Susan Behrens has published many book reviews for Names (the ANS journal) detailing the theme of names in novels that on the surface are about other things. For the 50th anniversary of the publication of Sylvia Plath’s The Bell Jar, she found connections between fiction and real-life names in the Plath world, some of which even led to legal tangles.

Knowing that there are other such like-minded readers out there, we hope that the group can be a collection of all these “noticings.”

Please note that this is a closed group. The moderator will review your request to join, which includes a few simple questions. We look forward to seeing you there!

About Names: Like Redgrave, Vanessa has British roots

Vanessa Redgrave au festival de Cannes, 2016

Dr. Cleveland Evans writes about names for the Omaha World-Herald. In his January 30th column, he looks at the history of the name Vanessa.

British actress Vanessa Redgrave, title character in all three, turned 81 on January 30th. The origin of the name Vanessa is also British. It was created by Anglo-Irish author Jonathan Swift (1667-1745) in his poem “Cadenus and Vanessa.” Esther Vanhomrigh (1688-1723), daughter of a Lord Mayor of Dublin, fell in love with Swift while he was her tutor. He created Vanessa by linking the “Van” of her surname with “Essa,” a pet form of Esther. Swift gave the poem to Esther in 1713. She arranged for its publication after her death, perhaps as revenge on Swift for jilting her for another Esther, Esther Johnson (1681-1728).

 When Vanessa Williams (born 1963) became the first African-American Miss America in September 1983, she helped the name.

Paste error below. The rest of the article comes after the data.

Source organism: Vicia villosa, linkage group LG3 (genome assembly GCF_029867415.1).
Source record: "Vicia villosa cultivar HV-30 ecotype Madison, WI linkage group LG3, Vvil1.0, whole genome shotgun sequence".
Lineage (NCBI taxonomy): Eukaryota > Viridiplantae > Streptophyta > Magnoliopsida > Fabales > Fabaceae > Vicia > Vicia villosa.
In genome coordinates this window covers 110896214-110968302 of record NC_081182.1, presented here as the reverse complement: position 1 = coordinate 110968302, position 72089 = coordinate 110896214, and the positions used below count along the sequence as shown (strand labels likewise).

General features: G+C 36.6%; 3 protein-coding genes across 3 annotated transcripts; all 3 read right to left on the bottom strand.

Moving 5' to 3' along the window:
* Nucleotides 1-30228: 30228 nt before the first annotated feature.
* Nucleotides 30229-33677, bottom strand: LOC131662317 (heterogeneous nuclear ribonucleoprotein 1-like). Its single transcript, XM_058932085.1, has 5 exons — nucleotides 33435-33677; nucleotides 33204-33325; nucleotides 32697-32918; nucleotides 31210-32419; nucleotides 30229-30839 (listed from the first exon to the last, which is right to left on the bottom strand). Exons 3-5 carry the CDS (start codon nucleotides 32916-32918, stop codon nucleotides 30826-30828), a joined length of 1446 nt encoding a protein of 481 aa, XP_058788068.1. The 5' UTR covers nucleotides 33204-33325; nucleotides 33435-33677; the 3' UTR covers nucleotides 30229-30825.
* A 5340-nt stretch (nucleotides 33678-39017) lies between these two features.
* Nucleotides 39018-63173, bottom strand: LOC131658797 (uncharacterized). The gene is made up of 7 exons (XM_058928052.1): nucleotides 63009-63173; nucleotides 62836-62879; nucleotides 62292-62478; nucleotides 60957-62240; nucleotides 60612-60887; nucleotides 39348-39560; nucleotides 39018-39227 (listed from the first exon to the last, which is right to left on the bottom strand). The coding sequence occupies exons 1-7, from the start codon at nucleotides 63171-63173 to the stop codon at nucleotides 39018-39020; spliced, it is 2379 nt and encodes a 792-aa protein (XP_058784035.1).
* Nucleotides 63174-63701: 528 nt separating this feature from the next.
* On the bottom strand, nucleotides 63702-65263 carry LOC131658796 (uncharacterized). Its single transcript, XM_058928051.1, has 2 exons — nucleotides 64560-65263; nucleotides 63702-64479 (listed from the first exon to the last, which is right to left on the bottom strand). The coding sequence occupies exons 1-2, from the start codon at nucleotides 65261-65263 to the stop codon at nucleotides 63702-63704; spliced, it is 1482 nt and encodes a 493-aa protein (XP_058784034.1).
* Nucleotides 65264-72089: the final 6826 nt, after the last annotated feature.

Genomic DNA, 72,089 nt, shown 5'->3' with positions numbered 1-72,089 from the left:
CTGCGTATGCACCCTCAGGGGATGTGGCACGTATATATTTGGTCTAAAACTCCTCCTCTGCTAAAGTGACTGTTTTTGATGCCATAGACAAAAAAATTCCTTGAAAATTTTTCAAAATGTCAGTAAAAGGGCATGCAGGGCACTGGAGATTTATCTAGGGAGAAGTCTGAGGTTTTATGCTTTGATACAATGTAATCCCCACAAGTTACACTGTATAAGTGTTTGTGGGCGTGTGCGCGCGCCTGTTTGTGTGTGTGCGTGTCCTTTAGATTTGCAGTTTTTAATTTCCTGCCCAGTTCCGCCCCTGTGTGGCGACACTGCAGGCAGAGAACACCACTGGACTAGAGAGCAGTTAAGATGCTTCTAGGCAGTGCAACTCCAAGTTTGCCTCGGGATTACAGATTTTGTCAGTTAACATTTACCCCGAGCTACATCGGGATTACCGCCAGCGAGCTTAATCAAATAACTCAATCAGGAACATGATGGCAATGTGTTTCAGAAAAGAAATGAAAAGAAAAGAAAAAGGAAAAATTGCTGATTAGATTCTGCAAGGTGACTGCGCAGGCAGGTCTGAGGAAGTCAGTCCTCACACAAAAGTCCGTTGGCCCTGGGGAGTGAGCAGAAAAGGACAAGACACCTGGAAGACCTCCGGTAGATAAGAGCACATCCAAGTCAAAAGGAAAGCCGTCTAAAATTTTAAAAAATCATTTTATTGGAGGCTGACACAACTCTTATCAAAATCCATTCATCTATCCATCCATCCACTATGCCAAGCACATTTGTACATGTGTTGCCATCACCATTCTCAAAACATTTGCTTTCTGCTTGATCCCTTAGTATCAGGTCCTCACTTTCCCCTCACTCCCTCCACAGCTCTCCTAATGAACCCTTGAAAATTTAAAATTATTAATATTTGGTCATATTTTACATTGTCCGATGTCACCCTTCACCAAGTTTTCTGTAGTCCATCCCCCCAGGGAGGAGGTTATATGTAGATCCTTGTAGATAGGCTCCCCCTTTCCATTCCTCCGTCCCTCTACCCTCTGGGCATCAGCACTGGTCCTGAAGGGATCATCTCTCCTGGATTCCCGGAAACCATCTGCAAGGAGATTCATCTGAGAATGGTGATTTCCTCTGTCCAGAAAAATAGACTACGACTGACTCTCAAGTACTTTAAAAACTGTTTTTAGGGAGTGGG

Want to know more? Read on to find out more about Vanessas in history!

Greeks Protest Use of the Name Macedonia

On Jan. 21, 2017, 90,000 people gathered in Greece’s second city, Thessaloniki, to protest the inclusion of the word “Macedonia” in the name of the neighboring former Yugoslav republic. The rally was the first major protest since Greece and the Republic of Macedonia agreed to join United Nations-mediated talks this month to settle the 25-year disagreement.

Many Greeks argue that the name Macedonia implies a territorial claim to a region in the north of Greece with the same name; Thessaloniki is its capital.

To read more about this politically charged situation, click through to this articles at the New York Times.

Life inside a town called Santa Claus, Indiana

A town in the United States has been named Santa Claus since the 19th Century – so what is life like there? The main street is called Christmas Boulevard. The main development – where most of the town’s 2,500 people live – is called Christmas Lake Village. In that gated community, which began in the 1960s, the main streets are named after the three wise men – Melchior, Balthazar, and Kaspar. Others roads are named after Rudolph’s reindeer – take a left down Prancer Drive and you hit Vixen Lane – while one street is simply called Chestnut by the Fire.

In general, the people of Santa Claus love living here. Click through to this in-depth article at BBC News to find out what makes this little town so Christmassy – 365 days of the year.